Can/Could (affirmative) Cannot/Can’t/Couldn’t Be Able To (affirmative) Be Able To (negative)
Past Ability She could read when she was five. She couldn’t read when she was five. She was able to read when she was five. She wasn’t able to read when she was five.
Past Repeated Actions When they were young, they could run marathons. When they were young, they couldn’t run marathons. When they were young, they were able to run marathons. When they were young, they weren’t able to run marathons.
Past, Single Action, Stative Verb I could feel the wind in my hair. I couldn’t feel the wind in my hair. I was able to feel the wind in my hair. I wasn’t able to feel the wind in my hair.
Past, Single Action, Action Verb NOT POSSIBLE!! I couldn’t get tickets for the concert. I was able to get tickets for the concert. I wasn’t able to get tickets for the concert.
Present Ability They can speak Italian. They can’t speak Italian. They are able to speak Italian. They aren’t able to speak Italian.
Future Ability or Skill NOT POSSIBLE!! When we pass our driver’s exam, we will be able to drive a car.
Future Decisions and Arrangements The dentist can see you tomorrow morning. The dentist can’t see you tomorrow morning. The dentist will be able to see you tomorrow morning. The dentist won’t be able to see you tomorrow morning.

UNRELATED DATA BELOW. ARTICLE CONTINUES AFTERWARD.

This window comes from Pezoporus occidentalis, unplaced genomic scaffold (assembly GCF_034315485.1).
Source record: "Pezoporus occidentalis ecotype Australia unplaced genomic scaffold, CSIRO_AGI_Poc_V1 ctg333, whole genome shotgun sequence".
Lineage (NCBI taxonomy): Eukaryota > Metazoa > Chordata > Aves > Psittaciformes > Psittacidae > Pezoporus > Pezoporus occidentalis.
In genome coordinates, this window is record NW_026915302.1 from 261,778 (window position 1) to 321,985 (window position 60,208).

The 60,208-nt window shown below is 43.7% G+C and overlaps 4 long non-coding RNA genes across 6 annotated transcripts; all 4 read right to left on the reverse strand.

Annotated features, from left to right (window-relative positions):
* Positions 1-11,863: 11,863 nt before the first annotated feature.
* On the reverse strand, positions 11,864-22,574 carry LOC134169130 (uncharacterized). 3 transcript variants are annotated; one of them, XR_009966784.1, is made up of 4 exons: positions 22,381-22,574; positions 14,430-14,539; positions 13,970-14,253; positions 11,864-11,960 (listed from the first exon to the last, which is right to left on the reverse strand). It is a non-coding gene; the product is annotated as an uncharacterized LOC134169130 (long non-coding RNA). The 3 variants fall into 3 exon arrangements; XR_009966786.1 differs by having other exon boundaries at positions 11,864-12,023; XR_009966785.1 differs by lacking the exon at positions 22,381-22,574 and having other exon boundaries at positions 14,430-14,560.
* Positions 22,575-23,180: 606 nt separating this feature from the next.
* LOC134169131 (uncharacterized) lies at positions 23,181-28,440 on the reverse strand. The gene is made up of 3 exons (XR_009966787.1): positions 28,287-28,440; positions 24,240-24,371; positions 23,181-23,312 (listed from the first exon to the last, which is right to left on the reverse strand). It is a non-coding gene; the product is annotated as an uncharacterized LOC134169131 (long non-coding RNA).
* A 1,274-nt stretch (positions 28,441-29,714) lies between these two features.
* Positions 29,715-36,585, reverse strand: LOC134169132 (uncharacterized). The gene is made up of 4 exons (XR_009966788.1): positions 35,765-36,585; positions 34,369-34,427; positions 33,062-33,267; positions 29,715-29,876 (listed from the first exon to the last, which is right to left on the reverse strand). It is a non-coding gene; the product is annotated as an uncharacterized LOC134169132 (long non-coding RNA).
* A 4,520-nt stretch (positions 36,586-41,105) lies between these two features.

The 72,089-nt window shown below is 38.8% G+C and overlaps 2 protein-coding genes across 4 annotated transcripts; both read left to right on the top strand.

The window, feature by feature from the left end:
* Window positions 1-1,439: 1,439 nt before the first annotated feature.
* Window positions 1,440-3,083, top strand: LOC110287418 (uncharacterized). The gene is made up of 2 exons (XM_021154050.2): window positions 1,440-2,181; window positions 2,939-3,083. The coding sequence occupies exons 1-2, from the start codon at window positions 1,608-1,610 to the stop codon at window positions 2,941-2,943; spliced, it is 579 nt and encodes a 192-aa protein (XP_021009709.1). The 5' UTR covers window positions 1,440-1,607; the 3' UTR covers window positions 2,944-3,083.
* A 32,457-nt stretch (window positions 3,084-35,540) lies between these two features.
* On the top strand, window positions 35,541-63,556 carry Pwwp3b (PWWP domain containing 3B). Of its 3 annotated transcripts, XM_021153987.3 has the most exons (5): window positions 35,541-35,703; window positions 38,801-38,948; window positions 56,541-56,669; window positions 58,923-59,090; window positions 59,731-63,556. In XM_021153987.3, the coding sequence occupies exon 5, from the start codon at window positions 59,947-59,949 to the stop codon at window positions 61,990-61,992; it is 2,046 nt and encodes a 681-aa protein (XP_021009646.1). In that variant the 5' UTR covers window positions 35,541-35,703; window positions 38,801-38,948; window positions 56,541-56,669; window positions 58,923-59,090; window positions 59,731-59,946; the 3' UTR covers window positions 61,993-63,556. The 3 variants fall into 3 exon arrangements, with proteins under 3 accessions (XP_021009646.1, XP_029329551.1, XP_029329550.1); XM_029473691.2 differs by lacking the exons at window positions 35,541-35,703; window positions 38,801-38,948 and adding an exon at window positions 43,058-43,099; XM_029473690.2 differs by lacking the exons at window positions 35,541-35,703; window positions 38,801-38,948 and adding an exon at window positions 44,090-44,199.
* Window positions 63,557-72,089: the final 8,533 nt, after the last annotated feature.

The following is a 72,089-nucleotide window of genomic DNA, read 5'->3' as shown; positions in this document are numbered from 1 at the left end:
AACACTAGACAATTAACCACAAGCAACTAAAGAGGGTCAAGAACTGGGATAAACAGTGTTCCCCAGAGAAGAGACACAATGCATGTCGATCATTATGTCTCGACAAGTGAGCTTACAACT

Advertisements

Third Conditional: No Possibility

The Third Conditional talks about situations the past that did not happen, and their hypothetical results. Because the situation did not happen, there is no possible result.

We can use the Third Conditional for dreams, but with absolutely no chance of the dream coming true.  For example: Yesterday you bought a lottery ticket but you didn’t win. But in your imagination you would say “If I had won the lottery, I would have bought an island.”

We can also use this condition for criticism or regret.  For example: “If you had done your job properly, we wouldn’t be in this mess now.” or “If I had studied harder, I could have passed the exam.”

We use the Past Perfect to talk about the past condition. We use Would Have or Could Have or Might Have + Past Participle to talk about the imaginary result.

IF Condition Result
 If you had called me,
I could have come.
If I hadn’t helped you,  you might have failed.
If we had paid the rent, we wouldn’t have been evicted.
If she had told me you were coming, I would have come too.
If you had driven more carefully, you wouldn’t have had an accident.
If it had rained yesterday what would you have done?
Result IF Condition
I could have told him  if I had seen him.
They might have accepted your ideas if you had explained them better.
I would have finished hours ago if I hadn’t wasted so much time.
She would have gone if she had had time.
I would have done the same thing if I had been there.
What would you have said if he had asked you?

Sometimes the “if” clause is implied. For example: I would have come. (but you didn’t ask me)

“I had” and “I would” are both contracted as “I’d”, so watch out for that.

In some varieties of English, the condition clause can use “would have” or “would’ve” but this is usually considered non-standard and is not usually used in more formal writing. For example: “If you would have told me, I would have done something” should probably read “If you had told me, I would have done something”.